Monday, January 30, 2012
Do you want to be an agent of change? Psychological research reveals how to tip the balance in your favour.
All human societies are alive with the battle for influence. Every single day each of us is subject to innumerable persuasion attempts from corporations, interest groups, political parties and other organisations. Each trying to persuade us that their product, idea or innovation is what we should buy, believe in or vote for.
In our personal lives the same struggle is played out for the supremacy of viewpoints, ideals and actions. Whether it's friends and family, work colleagues, potential employers or strangers, each of us has to work out how to bring others around to our own point of view. We all play the influence game, to greater or lesser degrees.
Psychologists have been studying how we try to influence each other for many years. I've been covering some highlights of this research, which are collected below.
Effective influence and persuasion isn't just about patter, body language or other techniques, it's also about understanding people's motivations. Central to the art and science of persuasion is understanding three goals for which everyone is aiming. Read on →
Show your passion and people have one more emotional reason to come around to your point of view. But how can we convince others of our conviction? Light swearing at the start or end of a persuasive speech can help influence an audience. Read on →
Even if only one member of a group repeats their opinion, it is more likely to be seen by others as representative of the whole group.
You ask someone for a favour and they say no. Where do you go from there? Dealing effectively with objections can be more powerful than other standard methods of persuasion.
Friendship is a fantastic lever for persuasion and influence, a lever we happily push on every day. But how much does someone have to like us before we can start to influence them?
Of all the effects caffeine has on our minds—enhanced attention, vigilance and cognition—perhaps least known is its tendency to make us more susceptible to persuasion.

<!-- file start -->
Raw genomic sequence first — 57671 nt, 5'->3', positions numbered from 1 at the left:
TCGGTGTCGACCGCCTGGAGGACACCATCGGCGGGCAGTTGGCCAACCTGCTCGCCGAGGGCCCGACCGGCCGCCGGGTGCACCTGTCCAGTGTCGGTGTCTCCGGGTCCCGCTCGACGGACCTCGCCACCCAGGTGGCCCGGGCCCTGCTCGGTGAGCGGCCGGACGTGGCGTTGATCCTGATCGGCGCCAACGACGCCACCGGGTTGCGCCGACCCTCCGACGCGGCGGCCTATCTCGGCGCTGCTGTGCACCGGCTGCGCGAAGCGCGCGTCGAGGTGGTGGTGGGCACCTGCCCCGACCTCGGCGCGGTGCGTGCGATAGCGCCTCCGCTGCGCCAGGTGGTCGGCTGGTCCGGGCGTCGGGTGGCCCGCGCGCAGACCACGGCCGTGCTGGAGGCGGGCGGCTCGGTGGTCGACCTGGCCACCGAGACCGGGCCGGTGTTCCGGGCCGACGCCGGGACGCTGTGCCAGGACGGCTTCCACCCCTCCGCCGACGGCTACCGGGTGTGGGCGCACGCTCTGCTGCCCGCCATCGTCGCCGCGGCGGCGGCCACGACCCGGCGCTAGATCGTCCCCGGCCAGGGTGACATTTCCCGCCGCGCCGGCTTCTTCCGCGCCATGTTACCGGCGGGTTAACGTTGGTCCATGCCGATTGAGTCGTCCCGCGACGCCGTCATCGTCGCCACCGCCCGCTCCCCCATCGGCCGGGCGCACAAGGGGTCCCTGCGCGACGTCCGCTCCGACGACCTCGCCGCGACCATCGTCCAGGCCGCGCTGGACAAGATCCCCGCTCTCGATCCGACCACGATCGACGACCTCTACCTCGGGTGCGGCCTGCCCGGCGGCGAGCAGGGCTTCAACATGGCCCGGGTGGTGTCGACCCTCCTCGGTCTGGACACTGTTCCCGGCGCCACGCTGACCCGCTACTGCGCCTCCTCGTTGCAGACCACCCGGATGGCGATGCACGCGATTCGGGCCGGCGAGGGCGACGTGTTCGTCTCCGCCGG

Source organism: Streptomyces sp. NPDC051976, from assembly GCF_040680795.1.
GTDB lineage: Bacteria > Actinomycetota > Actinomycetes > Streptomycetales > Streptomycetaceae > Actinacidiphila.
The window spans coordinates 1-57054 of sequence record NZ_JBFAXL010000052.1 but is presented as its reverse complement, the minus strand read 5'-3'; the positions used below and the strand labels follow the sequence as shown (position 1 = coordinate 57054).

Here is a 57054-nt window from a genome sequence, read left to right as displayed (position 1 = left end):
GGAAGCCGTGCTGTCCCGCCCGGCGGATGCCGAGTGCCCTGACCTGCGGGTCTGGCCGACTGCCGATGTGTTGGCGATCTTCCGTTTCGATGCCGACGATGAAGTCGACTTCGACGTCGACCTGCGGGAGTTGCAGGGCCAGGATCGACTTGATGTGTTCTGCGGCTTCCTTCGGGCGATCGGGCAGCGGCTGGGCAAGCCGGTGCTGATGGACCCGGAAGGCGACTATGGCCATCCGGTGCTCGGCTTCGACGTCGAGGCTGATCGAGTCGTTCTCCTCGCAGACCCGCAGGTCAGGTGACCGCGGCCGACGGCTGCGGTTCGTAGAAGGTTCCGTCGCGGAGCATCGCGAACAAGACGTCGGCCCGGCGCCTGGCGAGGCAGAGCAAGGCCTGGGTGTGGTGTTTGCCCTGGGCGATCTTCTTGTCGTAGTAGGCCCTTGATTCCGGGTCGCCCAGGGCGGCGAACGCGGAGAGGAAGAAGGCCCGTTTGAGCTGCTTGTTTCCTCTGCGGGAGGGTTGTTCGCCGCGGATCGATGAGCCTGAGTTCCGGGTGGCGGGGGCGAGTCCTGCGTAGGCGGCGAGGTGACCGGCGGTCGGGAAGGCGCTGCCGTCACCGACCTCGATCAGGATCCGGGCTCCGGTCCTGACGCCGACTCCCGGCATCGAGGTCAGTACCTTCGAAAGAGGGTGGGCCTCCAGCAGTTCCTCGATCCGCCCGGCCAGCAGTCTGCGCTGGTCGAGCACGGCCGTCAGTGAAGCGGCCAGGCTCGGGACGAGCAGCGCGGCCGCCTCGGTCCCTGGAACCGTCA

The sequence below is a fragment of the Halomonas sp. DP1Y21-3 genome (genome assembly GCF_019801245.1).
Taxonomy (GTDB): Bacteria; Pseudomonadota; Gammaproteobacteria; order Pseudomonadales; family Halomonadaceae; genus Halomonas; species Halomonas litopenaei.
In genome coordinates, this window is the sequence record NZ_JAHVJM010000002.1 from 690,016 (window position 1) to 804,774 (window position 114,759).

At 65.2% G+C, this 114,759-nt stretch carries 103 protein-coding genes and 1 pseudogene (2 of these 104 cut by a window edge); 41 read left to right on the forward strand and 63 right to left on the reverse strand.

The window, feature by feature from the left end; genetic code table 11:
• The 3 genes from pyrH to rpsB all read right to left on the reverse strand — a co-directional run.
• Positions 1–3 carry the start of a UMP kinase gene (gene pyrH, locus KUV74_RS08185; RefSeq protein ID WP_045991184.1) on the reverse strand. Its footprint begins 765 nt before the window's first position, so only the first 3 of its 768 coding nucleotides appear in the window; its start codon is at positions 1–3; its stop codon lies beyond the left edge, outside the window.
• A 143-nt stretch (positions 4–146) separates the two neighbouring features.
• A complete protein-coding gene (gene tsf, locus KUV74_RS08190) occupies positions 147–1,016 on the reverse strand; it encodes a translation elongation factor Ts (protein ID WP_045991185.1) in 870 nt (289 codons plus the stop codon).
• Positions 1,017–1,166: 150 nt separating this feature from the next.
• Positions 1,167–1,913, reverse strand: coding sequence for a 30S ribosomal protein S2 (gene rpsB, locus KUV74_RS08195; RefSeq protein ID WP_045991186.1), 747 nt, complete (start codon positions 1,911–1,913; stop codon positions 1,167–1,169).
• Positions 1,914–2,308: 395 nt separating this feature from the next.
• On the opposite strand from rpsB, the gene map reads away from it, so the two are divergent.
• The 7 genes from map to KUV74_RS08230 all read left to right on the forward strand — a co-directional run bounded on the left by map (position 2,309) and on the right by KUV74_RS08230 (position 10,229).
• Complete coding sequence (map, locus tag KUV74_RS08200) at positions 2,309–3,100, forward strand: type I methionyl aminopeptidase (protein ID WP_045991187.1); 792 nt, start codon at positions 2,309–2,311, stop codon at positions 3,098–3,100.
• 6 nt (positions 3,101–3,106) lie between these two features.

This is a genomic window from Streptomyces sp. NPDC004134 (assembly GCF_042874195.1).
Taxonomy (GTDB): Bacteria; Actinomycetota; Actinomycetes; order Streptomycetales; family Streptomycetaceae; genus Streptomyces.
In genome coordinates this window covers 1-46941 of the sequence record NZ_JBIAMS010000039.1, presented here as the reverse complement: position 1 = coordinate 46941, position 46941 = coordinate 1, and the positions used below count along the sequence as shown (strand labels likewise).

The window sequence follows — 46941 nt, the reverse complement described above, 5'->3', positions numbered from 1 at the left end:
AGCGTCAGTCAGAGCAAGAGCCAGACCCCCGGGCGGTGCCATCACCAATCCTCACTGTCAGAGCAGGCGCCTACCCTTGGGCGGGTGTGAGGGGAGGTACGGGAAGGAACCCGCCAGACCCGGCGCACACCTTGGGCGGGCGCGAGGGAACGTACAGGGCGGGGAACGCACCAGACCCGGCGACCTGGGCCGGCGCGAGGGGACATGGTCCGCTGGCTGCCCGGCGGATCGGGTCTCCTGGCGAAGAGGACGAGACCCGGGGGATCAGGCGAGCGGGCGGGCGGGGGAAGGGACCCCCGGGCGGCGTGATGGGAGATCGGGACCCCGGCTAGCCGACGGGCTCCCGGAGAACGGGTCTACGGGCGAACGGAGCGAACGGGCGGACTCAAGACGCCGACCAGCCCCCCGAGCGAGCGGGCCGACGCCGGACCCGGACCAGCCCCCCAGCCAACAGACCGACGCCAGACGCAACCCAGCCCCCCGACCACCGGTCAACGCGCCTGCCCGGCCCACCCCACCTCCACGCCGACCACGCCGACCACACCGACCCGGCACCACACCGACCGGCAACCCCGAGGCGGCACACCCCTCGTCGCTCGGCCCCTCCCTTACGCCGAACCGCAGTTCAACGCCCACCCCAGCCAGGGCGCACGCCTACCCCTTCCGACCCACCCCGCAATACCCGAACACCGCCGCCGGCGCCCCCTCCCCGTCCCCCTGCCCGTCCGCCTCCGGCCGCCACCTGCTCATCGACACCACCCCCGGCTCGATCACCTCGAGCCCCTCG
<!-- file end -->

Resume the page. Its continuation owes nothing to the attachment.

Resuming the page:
If you want someone to comply with a random request for a cigarette, you should speak into their right ear.
The instinct to paper over weaknesses in our argument is wrong—so long as we counter criticism.
Nowadays people tend to use 'I think' and 'I feel' interchangeably. Does it make any difference whether what you say is couched in 'thinking' or 'feeling' terms?
When you change your attitude about something, do you know why? Psychologists have argued that the inner workings of our minds are largely hidden away from us. One aspect of this is the surprising finding that people are often unaware when they have changed their attitudes. Read on →
Beware the fast-talker, the person with the gift of the gab—the friendly salesman, the oily politician—running through the 'facts' faster than you can keep up.
Any time we receive a persuasive message before we find out who the source is, the sleeper effect can come into play.
Face-to-face communication is usually most persuasive but it's not always possible to meet in person. How, then, do people react to persuasion attempts over email?
Do people really pay more attention to frightening messages? Actually emphasising the positive can be more persuasive than pointing out the negative. Read on →
Repetition is used everywhere: advertising, politics and the media. It seems too simplistic that just repeating a persuasive message should increase its effect, but that's exactly what psychological research finds (again and again). Read on →
Back in the Summer of 2004 Michael Moore brought out 'Fahrenheit 9/11', his personal view of how terrorist attacks in the US were used to pursue illegal wars. This article examines the psychological techniques of persuasion used in that film. Read on →
Attractive woman holding a bottle of beer? Hah! How stupid do they think we are? Many people say that persuasion attempts have little or no effect on them. Other people, oh sure, adverts, work on them. But not you and I, we're too clever for that.
Perfection is hard to achieve in any walk of life and persuasion is no different. It relies on many things going just right at the crucial moment; the perfect synchronisation of source, message and audience. But even if perfection is unlikely, we all need to know what to aim for. Read on →
Image credit: Martin Howard
If we can all be creative, why is it so hard to come up with truly original ideas?
It's because creativity is mysterious. Just ask any scientist, artist, writer or other highly creative person to explain how they come up with brilliant ideas and, if they're honest, they don't really know.
But over the decades psychologists have given ordinary participants countless tests, forms and tasks and conducted hundreds of hours of interviews. From these emerge the psychological conditions of creativity.
Not what you should do, but how you should be...
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Published: 4 January 2011
Posted by Radhika Bhalla at 11:47 AM